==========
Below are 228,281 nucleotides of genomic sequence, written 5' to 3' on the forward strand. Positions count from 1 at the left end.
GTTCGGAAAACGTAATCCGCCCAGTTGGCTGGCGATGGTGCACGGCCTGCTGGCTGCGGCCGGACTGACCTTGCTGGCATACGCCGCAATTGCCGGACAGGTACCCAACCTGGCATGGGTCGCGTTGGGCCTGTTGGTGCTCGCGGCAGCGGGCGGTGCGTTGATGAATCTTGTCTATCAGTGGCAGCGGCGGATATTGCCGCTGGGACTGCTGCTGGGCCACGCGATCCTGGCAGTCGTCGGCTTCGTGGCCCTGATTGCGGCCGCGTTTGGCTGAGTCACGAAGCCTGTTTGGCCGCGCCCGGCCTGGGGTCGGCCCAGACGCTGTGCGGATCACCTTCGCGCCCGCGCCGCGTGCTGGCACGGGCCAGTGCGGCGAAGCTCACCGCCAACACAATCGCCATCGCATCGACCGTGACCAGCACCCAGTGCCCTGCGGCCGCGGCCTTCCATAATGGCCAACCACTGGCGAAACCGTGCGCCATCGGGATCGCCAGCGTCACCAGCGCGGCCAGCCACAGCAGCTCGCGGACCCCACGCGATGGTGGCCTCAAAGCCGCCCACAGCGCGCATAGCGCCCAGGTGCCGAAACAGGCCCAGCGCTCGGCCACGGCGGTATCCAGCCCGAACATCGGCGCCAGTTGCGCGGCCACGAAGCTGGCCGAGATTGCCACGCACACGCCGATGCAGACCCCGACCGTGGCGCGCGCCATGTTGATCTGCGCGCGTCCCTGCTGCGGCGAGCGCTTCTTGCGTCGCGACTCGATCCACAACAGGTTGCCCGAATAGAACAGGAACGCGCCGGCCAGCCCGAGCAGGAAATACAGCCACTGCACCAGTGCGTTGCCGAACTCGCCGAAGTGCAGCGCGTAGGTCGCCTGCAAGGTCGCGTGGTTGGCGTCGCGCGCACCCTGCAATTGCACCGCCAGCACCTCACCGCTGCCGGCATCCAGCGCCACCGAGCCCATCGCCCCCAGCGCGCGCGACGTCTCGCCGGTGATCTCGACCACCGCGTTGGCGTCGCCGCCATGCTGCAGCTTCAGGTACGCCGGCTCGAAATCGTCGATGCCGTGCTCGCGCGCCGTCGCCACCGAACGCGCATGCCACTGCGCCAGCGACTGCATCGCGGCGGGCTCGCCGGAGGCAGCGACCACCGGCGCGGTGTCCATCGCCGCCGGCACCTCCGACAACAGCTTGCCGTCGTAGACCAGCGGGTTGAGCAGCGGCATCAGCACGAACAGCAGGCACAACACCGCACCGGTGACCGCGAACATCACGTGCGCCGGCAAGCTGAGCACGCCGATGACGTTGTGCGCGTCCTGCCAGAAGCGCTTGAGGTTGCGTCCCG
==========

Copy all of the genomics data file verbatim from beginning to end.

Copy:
Below are 228,281 nucleotides of genomic sequence, written 5' to 3' on the forward strand. Positions count from 1 at the left end.
GTTCGGAAAACGTAATCCGCCCAGTTGGCTGGCGATGGTGCACGGCCTGCTGGCTGCGGCCGGACTGACCTTGCTGGCATACGCCGCAATTGCCGGACAGGTACCCAACCTGGCATGGGTCGCGTTGGGCCTGTTGGTGCTCGCGGCAGCGGGCGGTGCGTTGATGAATCTTGTCTATCAGTGGCAGCGGCGGATATTGCCGCTGGGACTGCTGCTGGGCCACGCGATCCTGGCAGTCGTCGGCTTCGTGGCCCTGATTGCGGCCGCGTTTGGCTGAGTCACGAAGCCTGTTTGGCCGCGCCCGGCCTGGGGTCGGCCCAGACGCTGTGCGGATCACCTTCGCGCCCGCGCCGCGTGCTGGCACGGGCCAGTGCGGCGAAGCTCACCGCCAACACAATCGCCATCGCATCGACCGTGACCAGCACCCAGTGCCCTGCGGCCGCGGCCTTCCATAATGGCCAACCACTGGCGAAACCGTGCGCCATCGGGATCGCCAGCGTCACCAGCGCGGCCAGCCACAGCAGCTCGCGGACCCCACGCGATGGTGGCCTCAAAGCCGCCCACAGCGCGCATAGCGCCCAGGTGCCGAAACAGGCCCAGCGCTCGGCCACGGCGGTATCCAGCCCGAACATCGGCGCCAGTTGCGCGGCCACGAAGCTGGCCGAGATTGCCACGCACACGCCGATGCAGACCCCGACCGTGGCGCGCGCCATGTTGATCTGCGCGCGTCCCTGCTGCGGCGAGCGCTTCTTGCGTCGCGACTCGATCCACAACAGGTTGCCCGAATAGAACAGGAACGCGCCGGCCAGCCCGAGCAGGAAATACAGCCACTGCACCAGTGCGTTGCCGAACTCGCCGAAGTGCAGCGCGTAGGTCGCCTGCAAGGTCGCGTGGTTGGCGTCGCGCGCACCCTGCAATTGCACCGCCAGCACCTCACCGCTGCCGGCATCCAGCGCCACCGAGCCCATCGCCCCCAGCGCGCGCGACGTCTCGCCGGTGATCTCGACCACCGCGTTGGCGTCGCCGCCATGCTGCAGCTTCAGGTACGCCGGCTCGAAATCGTCGATGCCGTGCTCGCGCGCCGTCGCCACCGAACGCGCATGCCACTGCGCCAGCGACTGCATCGCGGCGGGCTCGCCGGAGGCAGCGACCACCGGCGCGGTGTCCATCGCCGCCGGCACCTCCGACAACAGCTTGCCGTCGTAGACCAGCGGGTTGAGCAGCGGCATCAGCACGAACAGCAGGCACAACACCGCACCGGTGACCGCGAACATCACGTGCGCCGGCAAGCTGAGCACGCCGATGACGTTGTGCGCGTCCTGCCAGAAGCGCTTGAGGTTGCGTCCCG